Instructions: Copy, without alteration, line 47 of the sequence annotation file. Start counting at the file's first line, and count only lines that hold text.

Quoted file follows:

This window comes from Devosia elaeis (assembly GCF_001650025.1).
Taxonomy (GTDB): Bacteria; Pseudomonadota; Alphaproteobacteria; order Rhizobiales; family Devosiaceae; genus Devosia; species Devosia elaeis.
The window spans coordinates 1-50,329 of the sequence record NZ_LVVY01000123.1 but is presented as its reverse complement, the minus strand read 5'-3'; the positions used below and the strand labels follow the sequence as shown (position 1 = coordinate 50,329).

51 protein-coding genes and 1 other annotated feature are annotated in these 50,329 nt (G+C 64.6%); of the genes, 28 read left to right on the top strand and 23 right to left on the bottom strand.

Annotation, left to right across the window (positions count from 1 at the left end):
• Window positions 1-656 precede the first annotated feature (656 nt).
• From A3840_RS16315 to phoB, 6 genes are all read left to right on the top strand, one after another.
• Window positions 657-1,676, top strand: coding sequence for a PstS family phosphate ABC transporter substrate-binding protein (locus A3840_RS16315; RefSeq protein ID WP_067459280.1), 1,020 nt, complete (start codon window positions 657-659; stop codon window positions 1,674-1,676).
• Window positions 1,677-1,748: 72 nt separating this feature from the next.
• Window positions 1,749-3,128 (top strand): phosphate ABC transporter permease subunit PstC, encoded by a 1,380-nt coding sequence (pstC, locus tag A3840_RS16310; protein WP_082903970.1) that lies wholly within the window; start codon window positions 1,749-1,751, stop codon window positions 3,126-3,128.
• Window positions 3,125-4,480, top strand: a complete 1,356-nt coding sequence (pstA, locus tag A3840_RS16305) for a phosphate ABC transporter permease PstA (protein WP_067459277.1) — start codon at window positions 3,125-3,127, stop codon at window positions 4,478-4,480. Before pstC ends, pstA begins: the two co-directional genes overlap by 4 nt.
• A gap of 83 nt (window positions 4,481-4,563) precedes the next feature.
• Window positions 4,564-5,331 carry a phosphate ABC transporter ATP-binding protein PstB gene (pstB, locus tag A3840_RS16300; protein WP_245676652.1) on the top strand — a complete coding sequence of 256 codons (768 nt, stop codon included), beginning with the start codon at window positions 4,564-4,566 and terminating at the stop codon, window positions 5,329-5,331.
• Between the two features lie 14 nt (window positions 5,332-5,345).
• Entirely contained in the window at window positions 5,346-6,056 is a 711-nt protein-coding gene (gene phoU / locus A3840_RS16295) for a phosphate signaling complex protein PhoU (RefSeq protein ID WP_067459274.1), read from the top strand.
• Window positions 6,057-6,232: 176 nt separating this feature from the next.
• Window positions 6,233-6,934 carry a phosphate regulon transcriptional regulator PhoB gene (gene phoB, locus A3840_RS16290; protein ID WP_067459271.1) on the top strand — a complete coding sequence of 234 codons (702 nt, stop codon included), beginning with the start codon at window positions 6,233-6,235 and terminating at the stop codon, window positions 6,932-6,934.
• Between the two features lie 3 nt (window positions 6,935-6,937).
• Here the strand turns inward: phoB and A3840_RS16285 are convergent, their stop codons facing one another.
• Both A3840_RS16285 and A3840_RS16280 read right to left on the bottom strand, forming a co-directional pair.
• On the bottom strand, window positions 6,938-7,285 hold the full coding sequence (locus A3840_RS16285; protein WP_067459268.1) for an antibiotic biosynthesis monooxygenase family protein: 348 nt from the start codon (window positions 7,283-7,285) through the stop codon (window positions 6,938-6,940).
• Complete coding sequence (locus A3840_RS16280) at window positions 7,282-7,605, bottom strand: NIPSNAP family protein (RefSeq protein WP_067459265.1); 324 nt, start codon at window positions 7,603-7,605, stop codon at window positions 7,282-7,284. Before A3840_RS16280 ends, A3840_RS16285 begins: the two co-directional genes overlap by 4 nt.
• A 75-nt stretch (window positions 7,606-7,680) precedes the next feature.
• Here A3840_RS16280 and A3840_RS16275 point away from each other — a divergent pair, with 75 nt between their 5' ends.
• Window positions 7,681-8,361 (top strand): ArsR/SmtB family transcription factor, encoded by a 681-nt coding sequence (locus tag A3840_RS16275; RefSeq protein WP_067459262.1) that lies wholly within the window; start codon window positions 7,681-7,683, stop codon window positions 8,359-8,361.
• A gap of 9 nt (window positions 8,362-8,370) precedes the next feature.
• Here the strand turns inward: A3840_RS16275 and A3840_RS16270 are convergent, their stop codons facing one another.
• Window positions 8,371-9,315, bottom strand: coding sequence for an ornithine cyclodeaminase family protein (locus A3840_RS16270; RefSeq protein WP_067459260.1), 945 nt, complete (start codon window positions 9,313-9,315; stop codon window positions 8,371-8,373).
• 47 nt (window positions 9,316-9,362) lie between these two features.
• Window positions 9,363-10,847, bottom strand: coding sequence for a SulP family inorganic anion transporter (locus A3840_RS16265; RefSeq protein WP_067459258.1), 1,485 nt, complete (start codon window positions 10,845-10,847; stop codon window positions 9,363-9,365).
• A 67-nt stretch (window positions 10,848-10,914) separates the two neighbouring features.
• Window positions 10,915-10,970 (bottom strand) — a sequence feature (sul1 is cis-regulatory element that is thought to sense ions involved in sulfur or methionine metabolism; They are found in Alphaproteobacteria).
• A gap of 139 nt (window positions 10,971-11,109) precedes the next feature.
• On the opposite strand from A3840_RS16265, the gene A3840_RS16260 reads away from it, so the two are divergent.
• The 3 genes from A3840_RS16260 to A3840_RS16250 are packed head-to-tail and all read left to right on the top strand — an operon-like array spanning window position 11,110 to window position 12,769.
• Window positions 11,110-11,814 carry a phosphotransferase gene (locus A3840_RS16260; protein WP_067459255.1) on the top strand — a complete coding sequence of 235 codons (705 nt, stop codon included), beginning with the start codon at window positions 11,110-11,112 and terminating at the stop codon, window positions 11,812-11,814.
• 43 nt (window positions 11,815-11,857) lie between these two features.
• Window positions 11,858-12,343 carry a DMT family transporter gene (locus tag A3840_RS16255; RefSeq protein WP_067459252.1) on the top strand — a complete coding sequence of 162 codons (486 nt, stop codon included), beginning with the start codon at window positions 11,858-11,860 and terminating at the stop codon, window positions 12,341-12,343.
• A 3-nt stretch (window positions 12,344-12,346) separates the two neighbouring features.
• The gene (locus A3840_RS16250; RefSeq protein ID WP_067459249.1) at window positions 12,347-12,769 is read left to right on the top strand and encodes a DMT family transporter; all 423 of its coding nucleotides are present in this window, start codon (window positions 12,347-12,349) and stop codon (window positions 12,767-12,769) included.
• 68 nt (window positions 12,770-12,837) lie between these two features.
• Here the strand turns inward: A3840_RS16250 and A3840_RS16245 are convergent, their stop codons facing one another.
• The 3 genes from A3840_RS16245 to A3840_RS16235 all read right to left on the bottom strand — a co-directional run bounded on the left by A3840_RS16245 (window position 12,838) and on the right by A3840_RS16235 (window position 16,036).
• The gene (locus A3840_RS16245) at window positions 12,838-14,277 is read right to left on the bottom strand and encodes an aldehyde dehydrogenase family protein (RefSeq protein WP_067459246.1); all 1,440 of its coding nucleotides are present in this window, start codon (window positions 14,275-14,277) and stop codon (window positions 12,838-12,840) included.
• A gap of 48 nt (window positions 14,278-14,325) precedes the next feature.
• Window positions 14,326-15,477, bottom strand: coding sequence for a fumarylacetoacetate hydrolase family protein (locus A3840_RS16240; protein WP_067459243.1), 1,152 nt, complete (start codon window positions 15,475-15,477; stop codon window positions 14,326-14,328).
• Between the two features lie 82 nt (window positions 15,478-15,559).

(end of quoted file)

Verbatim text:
• Between the two features lie 82 nt (window positions 15,478-15,559).